A robust design control practice aligns with regulations and allows you to be flexible and innovative. These controls shouldn’t be treated as an afterthought, but rather should align naturally throughout the design process.

2. Keep your plan fluid

Companies often make the huge mistake of treating design controls as a chore to get out of the way. With regard to a design plan, this is often done at the beginning of a project then locked away. This fails to acknowledge that plans change; in fact, most companies will find themselves making a number of pivots.

Think about how a project is broken into phases. Without specifying preference for any particular methodology, there is a beginning, middle, and end. In the beginning, you’re in your discovery phase. You have ideas, perhaps crude prototypes, and an idea for intended use. You don’t know what you don’t know, and as such, those things you discover become fuel for your design criteria.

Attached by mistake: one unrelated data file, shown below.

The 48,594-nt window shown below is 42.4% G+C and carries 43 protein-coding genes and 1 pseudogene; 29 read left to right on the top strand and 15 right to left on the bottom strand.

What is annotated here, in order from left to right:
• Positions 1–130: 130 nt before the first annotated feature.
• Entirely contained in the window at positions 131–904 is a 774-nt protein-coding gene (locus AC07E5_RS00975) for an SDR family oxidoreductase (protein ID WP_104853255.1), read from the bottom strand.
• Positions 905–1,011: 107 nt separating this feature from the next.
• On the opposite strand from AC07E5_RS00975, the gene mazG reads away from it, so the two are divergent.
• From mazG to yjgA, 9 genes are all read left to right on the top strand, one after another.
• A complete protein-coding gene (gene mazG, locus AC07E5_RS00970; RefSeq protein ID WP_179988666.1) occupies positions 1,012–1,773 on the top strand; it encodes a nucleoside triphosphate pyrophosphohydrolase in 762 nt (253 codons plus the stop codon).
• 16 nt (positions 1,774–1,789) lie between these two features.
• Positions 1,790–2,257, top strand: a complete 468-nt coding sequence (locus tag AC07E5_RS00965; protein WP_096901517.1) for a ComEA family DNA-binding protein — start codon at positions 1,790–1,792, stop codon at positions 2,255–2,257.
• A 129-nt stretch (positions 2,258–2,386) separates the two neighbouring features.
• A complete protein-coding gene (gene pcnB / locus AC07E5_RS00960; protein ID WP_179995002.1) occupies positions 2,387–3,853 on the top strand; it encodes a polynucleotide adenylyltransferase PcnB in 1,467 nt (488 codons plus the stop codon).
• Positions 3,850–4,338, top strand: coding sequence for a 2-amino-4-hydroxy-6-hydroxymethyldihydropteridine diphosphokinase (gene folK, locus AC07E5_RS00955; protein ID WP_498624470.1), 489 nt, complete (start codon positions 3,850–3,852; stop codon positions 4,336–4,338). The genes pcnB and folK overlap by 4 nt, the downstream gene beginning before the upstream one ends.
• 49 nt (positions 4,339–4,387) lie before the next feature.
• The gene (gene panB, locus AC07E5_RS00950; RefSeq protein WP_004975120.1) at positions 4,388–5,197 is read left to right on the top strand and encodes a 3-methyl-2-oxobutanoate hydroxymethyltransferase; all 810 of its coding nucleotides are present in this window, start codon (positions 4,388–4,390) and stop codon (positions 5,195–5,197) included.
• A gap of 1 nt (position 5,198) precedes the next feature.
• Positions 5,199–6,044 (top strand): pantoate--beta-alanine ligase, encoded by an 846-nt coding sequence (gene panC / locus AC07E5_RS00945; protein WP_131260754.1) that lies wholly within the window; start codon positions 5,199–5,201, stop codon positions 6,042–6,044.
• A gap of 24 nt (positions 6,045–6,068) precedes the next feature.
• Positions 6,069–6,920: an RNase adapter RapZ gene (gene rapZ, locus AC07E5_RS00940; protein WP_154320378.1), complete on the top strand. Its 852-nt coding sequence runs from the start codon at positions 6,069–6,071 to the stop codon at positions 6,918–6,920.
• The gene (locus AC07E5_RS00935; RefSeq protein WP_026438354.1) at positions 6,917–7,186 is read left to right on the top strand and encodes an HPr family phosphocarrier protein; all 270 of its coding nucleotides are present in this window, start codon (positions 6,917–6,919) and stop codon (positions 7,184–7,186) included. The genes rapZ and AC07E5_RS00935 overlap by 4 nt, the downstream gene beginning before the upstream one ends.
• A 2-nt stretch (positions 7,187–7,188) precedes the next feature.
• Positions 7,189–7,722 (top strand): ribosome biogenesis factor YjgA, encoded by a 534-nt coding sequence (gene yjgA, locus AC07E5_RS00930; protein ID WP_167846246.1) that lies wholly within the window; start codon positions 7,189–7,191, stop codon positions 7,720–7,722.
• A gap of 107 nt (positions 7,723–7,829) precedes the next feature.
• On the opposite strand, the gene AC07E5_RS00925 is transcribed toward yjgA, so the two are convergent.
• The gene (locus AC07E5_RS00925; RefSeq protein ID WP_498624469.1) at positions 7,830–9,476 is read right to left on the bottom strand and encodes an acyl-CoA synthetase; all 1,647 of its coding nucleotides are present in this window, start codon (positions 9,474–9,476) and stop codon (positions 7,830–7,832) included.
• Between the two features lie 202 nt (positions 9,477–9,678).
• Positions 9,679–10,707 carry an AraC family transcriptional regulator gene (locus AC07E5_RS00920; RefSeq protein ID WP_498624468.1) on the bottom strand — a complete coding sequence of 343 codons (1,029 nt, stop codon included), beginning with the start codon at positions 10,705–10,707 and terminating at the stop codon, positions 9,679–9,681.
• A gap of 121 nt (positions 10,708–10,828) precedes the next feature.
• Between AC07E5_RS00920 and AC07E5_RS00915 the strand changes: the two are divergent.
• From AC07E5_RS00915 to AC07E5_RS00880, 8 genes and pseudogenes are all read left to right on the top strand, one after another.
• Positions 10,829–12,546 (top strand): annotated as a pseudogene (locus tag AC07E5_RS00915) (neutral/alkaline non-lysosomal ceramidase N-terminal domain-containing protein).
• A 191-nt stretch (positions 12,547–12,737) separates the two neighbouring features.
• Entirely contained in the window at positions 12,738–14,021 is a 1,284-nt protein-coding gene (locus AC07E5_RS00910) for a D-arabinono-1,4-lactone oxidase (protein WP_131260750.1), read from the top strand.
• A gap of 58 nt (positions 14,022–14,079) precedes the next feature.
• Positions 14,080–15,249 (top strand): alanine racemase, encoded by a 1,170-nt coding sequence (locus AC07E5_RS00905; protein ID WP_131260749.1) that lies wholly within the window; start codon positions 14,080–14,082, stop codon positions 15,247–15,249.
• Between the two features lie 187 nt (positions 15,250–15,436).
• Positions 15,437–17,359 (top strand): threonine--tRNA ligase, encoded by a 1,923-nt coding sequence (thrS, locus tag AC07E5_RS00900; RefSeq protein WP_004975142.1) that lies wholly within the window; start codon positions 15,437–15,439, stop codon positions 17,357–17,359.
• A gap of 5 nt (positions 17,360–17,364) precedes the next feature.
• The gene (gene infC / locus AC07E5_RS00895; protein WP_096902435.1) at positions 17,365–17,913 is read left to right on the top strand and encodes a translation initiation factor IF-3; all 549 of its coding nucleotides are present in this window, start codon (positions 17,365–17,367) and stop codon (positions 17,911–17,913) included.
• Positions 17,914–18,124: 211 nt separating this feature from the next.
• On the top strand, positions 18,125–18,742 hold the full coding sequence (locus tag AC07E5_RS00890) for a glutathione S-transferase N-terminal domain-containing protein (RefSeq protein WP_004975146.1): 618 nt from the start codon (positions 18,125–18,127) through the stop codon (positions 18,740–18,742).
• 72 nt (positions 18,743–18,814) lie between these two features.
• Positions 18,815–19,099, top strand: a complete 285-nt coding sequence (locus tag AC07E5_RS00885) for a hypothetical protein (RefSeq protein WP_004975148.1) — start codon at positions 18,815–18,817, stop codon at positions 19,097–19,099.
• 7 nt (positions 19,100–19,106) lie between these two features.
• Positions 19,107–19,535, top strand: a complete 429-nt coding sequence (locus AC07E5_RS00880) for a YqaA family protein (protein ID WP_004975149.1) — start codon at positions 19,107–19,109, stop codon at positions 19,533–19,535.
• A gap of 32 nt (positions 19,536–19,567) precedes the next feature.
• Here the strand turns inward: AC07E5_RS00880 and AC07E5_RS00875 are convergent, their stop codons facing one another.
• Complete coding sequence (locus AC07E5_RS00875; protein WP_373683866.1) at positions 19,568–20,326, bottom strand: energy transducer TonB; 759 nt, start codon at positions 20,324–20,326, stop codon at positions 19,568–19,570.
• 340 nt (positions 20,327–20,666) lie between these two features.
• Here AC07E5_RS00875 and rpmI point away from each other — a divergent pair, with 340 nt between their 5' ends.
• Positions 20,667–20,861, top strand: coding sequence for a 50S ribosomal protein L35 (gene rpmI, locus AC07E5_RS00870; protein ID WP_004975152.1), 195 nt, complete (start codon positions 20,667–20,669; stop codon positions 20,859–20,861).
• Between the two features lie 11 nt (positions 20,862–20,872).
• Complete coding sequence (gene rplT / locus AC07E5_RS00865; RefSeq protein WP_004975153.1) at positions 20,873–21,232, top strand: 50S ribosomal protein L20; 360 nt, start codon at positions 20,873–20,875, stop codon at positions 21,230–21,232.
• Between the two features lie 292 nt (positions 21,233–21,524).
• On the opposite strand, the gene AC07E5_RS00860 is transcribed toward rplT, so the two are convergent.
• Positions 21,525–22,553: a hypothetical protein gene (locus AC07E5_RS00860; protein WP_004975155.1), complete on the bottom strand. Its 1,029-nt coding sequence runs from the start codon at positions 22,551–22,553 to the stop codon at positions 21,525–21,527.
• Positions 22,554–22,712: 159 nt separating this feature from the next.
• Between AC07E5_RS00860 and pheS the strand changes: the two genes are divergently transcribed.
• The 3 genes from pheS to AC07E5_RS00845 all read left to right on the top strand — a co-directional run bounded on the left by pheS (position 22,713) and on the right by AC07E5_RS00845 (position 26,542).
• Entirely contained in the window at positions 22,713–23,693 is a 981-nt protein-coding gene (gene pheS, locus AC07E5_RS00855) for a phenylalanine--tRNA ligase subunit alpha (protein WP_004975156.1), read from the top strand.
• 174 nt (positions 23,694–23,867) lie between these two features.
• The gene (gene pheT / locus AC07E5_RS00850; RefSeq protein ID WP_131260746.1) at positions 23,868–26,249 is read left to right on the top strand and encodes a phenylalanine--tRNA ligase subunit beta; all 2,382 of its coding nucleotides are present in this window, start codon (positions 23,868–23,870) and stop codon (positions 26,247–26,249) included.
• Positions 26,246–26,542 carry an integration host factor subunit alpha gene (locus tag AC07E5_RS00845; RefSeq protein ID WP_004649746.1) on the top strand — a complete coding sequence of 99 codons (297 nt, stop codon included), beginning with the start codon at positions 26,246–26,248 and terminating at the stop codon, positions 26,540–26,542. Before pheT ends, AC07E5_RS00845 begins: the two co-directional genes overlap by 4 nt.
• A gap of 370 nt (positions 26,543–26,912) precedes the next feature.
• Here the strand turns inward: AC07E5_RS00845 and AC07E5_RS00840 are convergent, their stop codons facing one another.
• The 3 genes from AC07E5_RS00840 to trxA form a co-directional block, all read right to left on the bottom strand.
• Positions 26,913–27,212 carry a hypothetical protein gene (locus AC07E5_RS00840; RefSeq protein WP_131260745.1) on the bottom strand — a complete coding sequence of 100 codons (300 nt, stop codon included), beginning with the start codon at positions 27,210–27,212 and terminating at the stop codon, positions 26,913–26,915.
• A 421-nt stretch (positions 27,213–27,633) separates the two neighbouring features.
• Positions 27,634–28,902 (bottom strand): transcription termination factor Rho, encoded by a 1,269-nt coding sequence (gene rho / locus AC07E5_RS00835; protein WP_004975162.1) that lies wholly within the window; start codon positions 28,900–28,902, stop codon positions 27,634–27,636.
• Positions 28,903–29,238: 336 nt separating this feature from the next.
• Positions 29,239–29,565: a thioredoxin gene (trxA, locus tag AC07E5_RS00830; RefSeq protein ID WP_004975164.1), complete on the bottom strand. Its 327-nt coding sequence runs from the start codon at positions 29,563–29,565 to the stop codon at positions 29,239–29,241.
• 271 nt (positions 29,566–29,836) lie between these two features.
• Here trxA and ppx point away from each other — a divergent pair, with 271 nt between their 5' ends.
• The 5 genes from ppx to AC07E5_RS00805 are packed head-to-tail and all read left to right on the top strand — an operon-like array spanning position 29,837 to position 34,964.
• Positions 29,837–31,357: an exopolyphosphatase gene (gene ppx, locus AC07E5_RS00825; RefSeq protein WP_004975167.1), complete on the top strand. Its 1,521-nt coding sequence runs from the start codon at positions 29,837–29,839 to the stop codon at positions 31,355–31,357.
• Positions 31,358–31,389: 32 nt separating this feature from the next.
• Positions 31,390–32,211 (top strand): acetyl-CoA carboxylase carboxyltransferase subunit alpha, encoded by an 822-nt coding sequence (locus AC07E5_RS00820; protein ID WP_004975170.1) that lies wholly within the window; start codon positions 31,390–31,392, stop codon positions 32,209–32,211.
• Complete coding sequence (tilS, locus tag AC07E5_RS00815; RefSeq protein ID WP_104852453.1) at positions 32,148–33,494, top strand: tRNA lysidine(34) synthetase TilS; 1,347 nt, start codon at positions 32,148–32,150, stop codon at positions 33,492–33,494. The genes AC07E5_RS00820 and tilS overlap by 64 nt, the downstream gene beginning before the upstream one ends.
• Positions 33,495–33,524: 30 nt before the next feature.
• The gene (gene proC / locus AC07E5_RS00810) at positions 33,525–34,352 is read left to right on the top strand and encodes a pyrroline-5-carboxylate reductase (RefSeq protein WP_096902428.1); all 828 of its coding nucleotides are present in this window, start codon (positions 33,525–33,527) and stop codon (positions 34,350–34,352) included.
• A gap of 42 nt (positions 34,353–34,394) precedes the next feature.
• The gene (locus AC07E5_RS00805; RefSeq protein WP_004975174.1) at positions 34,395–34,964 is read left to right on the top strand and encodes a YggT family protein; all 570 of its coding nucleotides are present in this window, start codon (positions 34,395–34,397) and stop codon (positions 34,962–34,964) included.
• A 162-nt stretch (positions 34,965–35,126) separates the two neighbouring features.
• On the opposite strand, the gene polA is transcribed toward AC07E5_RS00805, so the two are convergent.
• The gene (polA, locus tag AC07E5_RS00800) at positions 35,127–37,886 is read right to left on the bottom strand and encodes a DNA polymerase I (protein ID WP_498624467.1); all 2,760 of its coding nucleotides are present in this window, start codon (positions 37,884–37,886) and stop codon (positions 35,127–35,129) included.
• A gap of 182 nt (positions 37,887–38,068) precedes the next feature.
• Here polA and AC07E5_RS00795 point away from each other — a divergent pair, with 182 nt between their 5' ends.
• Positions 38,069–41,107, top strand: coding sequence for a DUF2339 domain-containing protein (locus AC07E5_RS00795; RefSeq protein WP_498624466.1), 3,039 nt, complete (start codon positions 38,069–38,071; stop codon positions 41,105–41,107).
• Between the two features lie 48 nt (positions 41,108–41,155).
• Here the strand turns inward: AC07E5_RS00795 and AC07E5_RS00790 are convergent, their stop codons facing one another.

Even keeping intended use as the pillar for your design ideas, you may go through various pivots throughout the middle phase(s) of product development. This is why your design and development plan should be dynamic, developed, and updated throughout each phase of the project. It is a living document, open to change.

It’s also worth clearing up another misconception: There’s often confusion about what a design and development plan actually is. The plan identifies the process that you will go through, resources required, and design to be used. It is not just a project schedule. I often see companies presenting a “plan” that is in fact just a schedule, often in the format of a Gantt chart. This might be helpful in terms of keeping product development on track, but it is not the intent of a design plan. The design plan should describe what is actually happening rather than appear as a schedule.

3. Recognize user needs vs. design inputs

Another concept to be aware of is the difference and relationship between user needs and design inputs. There is a great concept of the “user story,” which describes the things that the user will do with respect to the product, whether the user is a medical professional, patient, or someone who assists the patient. Think about what users will do, how they will interact with the product, and answer the question, “What is important for them?” All that information is what you need to capture as user needs.